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Dental care

telling doctors and dentists

Good dental health is an important part of good overall health for everybody, particularly for people with HIV.

It's even more important if you are HIV positive and pregnant, using drugs, or taking drug substitution therapy. Side-effects of some anti-HIV treatment can cause problems in the mouth, and you may be at higher risk of some oral health problems if you have a low CD4 count.

Is dental care available from the NHS?

NHS dental services can provide treatment to protect and maintain your dental and oral health. However, cosmetic services are not available from the NHS.

Unlike some other NHS services, there are usually charges for dental services. However some people, including those on certain benefits, are exempt from these charges.

In theory, everyone who is eligible for NHS treatment and care should be able to access NHS dentistry. But it can be difficult to find a dentist who accepts NHS patients. To find an NHS dentist near you try visiting the NHS dentist finder.

Should I tell my dentist I have HIV?

When you go to the dentist, you may be asked to provide a medical history and this may include a question about having HIV. The dentist only really needs to know this so they can check for signs of HIV-related problems in the mouth.

Under the Equality Act 2010, it’s illegal for a dentist to refuse to treat you because you have HIV (this applies both to NHS and private dentists).

Dentists often think that they need to take extra care when they have a patient with HIV. They may be more careful about cleaning and sterilising equipment, wanting to prevent HIV being passed on. But standard infection control procedures are designed to prevent transmission of HIV and other infectious diseases.

According to the Department of Health and the British Dental Association:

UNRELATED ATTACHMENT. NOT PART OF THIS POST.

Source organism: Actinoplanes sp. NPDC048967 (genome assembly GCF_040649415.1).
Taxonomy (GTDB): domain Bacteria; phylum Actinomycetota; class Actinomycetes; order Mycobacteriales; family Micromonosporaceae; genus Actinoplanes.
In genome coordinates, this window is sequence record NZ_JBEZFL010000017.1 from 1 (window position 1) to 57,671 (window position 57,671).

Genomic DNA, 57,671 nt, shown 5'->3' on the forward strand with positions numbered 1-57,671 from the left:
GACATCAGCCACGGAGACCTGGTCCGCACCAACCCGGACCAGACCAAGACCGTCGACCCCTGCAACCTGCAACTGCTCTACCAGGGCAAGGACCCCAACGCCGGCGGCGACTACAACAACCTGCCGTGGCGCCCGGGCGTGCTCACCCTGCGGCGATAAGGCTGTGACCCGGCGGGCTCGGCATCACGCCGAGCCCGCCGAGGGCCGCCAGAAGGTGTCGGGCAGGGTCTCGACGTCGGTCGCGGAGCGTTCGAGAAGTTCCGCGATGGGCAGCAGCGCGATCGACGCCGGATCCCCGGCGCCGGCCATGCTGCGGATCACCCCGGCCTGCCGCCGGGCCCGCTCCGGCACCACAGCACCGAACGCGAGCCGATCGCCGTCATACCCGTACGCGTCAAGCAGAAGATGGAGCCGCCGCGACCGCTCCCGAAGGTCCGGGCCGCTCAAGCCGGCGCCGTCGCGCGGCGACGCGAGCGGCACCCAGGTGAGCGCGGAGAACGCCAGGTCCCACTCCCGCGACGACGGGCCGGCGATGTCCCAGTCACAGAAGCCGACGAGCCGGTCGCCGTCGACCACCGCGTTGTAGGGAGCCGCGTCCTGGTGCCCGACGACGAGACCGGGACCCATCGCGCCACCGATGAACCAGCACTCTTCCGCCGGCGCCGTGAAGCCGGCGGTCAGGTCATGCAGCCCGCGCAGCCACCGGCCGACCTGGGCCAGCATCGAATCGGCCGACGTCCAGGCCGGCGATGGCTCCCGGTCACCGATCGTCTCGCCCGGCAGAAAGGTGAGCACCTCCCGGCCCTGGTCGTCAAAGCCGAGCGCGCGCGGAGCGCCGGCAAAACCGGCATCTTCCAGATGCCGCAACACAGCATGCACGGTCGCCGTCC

• The same procedures should be used for all patients
  • It’s unethical as well as unlawful to refuse dental care to people with HIV
  • It’s also illogical – lots of people have HIV without knowing it, so dentists treat people who have HIV anyway, and need to take the right precautions all the time.

Dentists sometimes say that people with HIV have to take the last appointment of the day, to allow for extra sterilisation. So far, nobody has taken a dentist to court for this, but this is probably illegal under the Equality Act 2010, which covers even indirect discrimination.

If you've had problems with an NHS dentist, you can make a complaint, as with any NHS service. The British Dental Health Foundation can explain how to make a complaint – call their helpline on 0845 063 1188.

Just like other healthcare workers, dentists and their staff are obliged to maintain strict standards of confidentiality.

 

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The Information Standard: Certified member

This article was last reviewed on 16/7/2014 by R. Bignami

Date due for the next review: 16/7/2016

Content Author: R. Pebody (NAM)

Current Owner: G. Hughson (NAM)

More information:

NHS Get help with dental costs

 

NHS, Find dentist services

 

British Dental Health Foundation Dental helpline

 

Glick M et al. Oral manifestations associated with HIV-related disease as markers for immune suppression and AIDS. Oral Surgery, Oral Medicine and Oral Pathology 77(4):344-9. 1994.

General Dental Council Standards for the dental team, 2013

 

Department of Health Infection control in dentistry BDA advice sheet, February 2003